A closer look at Samsung’s Super AMOLED displays


Samsung's Super AMOLED display review
Apple’s iPad 2 is a perfect evolution of the first tablet that brought the form factor to the masses, yet the improvements and new features it brings are marginal at best. However, it was pretty interesting to watch Samsung announce their new 10 inch Galaxy Tab, right after the pretty unsuccessful 7 inch Galaxy Tab, and Apple coming in and wiping the floor with it – the iPad 2 was lighter, slimmer, more powerful and better looking than that device, which was only released in Australia as the Galaxy Tab 10.1v.

But Samsung did not give up – on the contrary, this prompted them to release THE best tablets on the market. Just as their Galaxy S2 is selling like no other Android smartphone all over the world despite the high price, so will the new ultra slim and powerful Galaxy Tabs 8.9 and 10.1 beat any other Honeycomb tablets (well, after Verizon lowers their crazy price :-)). But again, that’s not all! The most impressive tablet on the market yet is undoubtedly the new Galaxy Tab 7.7 – the thinnest, lightest and most powerful Honeycomb tablet yet, which packs something that even the most avid iPad 2 lover will want to take a look at: the biggest, most pixel packed Super AMOLED Plus display yet!

You can read a lot of reviews and spec lists of the Galaxy Tab 7.7, but I really wanted to focus on this display technology and what makes it great.

The first Super AMOLED display appeared on the Galaxy S smartphone, and played a very important role in making the model one of the most popular Android phones in the world. The clarity, contrast and beautiful colors of the display are very hard to resists, and you fall in love with it at a first sight. But beauty does not come at the expense of function: the technology is also more power efficient than traditional LCDs and has better visibility in direct sunlight – practically a winner on all accounts! The only drawback is the cost and the difficult manufacturing process, and Samsung has had several periods when they just couldn’t provide the displays (which also led to them using a Super LCD instead of the AMOLED on the Wave 2).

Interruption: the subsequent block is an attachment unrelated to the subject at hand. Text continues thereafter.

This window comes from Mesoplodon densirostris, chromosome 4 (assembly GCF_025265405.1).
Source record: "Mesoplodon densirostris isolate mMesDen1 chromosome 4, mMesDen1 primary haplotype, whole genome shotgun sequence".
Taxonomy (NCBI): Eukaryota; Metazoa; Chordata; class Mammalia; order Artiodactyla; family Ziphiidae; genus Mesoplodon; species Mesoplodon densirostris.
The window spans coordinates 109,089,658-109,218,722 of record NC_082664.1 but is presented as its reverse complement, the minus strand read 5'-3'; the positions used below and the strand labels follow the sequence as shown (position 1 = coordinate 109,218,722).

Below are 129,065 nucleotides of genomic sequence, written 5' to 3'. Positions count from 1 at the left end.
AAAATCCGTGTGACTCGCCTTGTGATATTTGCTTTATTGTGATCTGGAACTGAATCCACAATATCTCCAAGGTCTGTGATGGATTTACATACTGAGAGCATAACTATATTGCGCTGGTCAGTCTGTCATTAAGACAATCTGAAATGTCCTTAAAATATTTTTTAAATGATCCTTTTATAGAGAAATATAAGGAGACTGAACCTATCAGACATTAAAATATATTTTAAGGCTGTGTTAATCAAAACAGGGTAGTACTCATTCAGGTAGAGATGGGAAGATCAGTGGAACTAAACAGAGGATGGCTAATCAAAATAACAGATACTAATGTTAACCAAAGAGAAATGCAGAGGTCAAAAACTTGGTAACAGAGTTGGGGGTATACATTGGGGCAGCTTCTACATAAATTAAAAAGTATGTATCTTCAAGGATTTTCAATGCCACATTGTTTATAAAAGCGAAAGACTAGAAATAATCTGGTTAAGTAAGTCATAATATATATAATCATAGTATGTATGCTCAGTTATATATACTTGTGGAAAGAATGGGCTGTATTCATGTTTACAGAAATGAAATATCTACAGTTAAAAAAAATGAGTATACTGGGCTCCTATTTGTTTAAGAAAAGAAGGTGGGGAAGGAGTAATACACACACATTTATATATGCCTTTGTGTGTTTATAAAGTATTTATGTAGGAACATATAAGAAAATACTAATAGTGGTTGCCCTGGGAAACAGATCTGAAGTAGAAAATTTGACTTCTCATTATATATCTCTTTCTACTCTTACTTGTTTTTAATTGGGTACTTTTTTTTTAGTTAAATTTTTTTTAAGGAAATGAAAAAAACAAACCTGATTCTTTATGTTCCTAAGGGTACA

The Galaxy S2 uses the new Super AMOLED Plus (as does the Galaxy Tab 7.7), which is even better than the first version, while the Galaxy Note gets the cream of the crop: the all new HD Super AMOLED, which crams a whopping 1280×800 pixels in a 5.3 inch size – top of the line, indeed.

You might’ve not known this, but the Super AMOLED displays actually use the PenTile matrix, which takes a lot of heat at the moment for the bad quality on the Droid 3 (it does look pretty bad), however the new Super AMOLED Plus and HD are back to the usual RGB pixel arrangement, that is why the quality is a lot better (it could’ve been like that from the start!). Obviously, the pixels are organic and self-lit, which means that the contrast ratio is next to none, while overall the displays are more energy efficient, brighter and reflect less sunlight.

That is what makes the Super AMOLED displays the best on the market, and as long as Samsung holds the patents to themselves, the Galaxy S2 and Galaxy Tab 7.7 (and their successors) are the best smartphone and tablet duo on the market (obviously, the unlocked boot loader and powerful dual core processor plays a big role, as well).


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Editor in Chief with passion for gadgets and web technology. He is writing gadget news, covering mobile gear, apps and concept devices.

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